The idea of Paintballing is that a team (usually a group on a corporate team-building day) dresses up in army fatigues and goes around an enclosed environment shooting an opposing team with pellets of paint. Tankballing is the mechanised version of this, where teams go around a course, in a tank, shooting paint pellets at other tanks. (See Link).

It is interesting to reflect on why people do this sort of thing, as it has something quite profound to say about our futures. If we accept Maslow's 'Hierarchy of Needs', then as our more basic needs of, say food and shelter, are met, then we find that we are likely to progress on to higher orders of needs, such as finding meaning in our lives. Looking at this globally, last year over 100 million people in India and China moved out of poverty. As their disposable incomes rise, so, once their more basic needs are met, will their consumption on goods and services that help them in their quest to find meaning in their lives.

Tankballing might be at the extreme end of the spectrum in finding meaning - it recognises that we weren't always human - but it does represent a desire for adventure that is within modern societies. This desire manifests itself in many ways. For example, those who desire adventure in the form of the Merchant Explorers could be catered for by companies such as Fred Olsen, who operate a Star Clipper service (see, where the traveller can sail the seven seas in a Tall Ship. Once the rising consumers in the BRIC nations latch onto this form of consumption, demand is likely to grow commensurately.

This will have quite an impact on resource use and the environment in the future. One could question the sustainability of ever more growth in adventure tourism. A diminishing resource is likely to be peace and quiet when on holiday. Paradoxically, it could become the case that the only way to find peace and quiet is to stay at home!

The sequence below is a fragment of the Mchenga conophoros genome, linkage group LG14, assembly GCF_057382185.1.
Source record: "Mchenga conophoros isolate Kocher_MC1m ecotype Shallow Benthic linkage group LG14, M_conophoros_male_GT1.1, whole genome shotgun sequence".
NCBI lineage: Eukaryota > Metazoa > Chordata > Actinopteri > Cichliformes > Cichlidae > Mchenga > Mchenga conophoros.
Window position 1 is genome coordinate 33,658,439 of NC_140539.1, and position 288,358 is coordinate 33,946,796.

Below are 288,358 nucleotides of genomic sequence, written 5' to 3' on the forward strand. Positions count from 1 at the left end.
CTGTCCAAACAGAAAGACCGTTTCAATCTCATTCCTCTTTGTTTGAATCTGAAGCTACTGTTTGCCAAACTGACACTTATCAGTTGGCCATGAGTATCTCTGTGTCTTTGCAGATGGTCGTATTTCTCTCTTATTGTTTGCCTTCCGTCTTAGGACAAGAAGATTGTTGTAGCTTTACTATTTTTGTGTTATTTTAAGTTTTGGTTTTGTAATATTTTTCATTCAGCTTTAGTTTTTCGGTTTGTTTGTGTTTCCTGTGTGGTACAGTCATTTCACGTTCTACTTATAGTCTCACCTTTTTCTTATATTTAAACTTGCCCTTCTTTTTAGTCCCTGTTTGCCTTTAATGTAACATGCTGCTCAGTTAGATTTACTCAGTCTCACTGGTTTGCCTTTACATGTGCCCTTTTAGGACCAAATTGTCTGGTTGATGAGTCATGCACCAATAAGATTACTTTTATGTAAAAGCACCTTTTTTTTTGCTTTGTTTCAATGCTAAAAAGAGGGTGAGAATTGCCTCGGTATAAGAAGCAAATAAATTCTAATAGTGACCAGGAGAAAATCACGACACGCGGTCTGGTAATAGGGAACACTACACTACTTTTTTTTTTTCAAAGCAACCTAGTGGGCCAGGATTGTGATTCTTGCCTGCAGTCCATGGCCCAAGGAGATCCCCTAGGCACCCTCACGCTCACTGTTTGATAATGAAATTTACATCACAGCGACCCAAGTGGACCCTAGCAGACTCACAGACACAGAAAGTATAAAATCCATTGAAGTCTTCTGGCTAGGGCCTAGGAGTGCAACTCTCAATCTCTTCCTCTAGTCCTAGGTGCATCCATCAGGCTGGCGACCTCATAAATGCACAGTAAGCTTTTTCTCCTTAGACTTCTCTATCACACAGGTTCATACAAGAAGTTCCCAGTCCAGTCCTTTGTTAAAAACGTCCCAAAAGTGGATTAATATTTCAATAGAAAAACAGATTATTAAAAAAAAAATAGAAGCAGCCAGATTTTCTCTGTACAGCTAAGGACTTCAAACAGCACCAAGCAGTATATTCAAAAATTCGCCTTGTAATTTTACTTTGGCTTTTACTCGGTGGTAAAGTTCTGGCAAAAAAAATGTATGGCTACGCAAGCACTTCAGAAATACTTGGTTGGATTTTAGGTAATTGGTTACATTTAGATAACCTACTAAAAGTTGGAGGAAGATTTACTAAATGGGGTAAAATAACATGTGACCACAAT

Friday, 12 January 2007

Demographic Redundancy

We nearly lost a dear friend over Christmas - the Little Chef chain of restaurants. The Times had a piece that gave the facts of the story (View Article), but there is more to it than the financial pages can convey.

We need to provide a bit of background for those who are based outside of the UK. The road sytstem in the UK has been constructed at a number of levels. The primary routes are the Motorways (the 'M' roads). The secondary routes are Trunk Roads (the 'A' roads). Facilities are provided on the Motorways by a series of service stations that are regulated by the Department of Transport. Facilities on the Trunk Roads are not regulated so closely, and are determined by market forces. The Little Chef is a national network of facilities (about 300 of them) based almost exclusively on the Trunk Roads. They normally provide a petrol facility, a dining facility, and a rest room facility.

The emphasis of the Little Chef chain is 'slow'. In a world of instant service and fast food, the Little Chef restaurants provide a counter-balance to the pace of modern life. The chain works on a model of service at the table and the food is cooked to order on the premises. It is almost diametrically opposed to the McDonalds model of food service. They appeal to people like me, who like to travel slowly, who want a bit of company when on the road, and who want their meals individualised rather than mass-produced. Sadly, this demographic is diminishing.

As we rush into the future at even greater speeds, the emphasis is on 'fast'. The Motorways are congested, as people choose this route in an attempt to travel at faster speeds. This is despite having a parallel network of Trunk Roads that are almost empty. We all consume food that is ready to eat as we purchase it, in a restaurant that is designed for 'throughput' rather than comfort. Sadly, this demographic is growing.

The Little Chef chain is in trouble because it no longer provides what the public wishes to buy. It has become a victim of a demographic shift away from the core of its business model. Even though the rescue package has been agreed, we fear that the chain will be saved by becoming more like its nemesis. This could make it even more demographically redundant. We have become used to the concept of being 'technologically redundant' (remember the 'typing pool'), but it may take a bit of time to become accustmed to being 'demographically redundant'.

Perhaps that's one of the costs of the Information Age?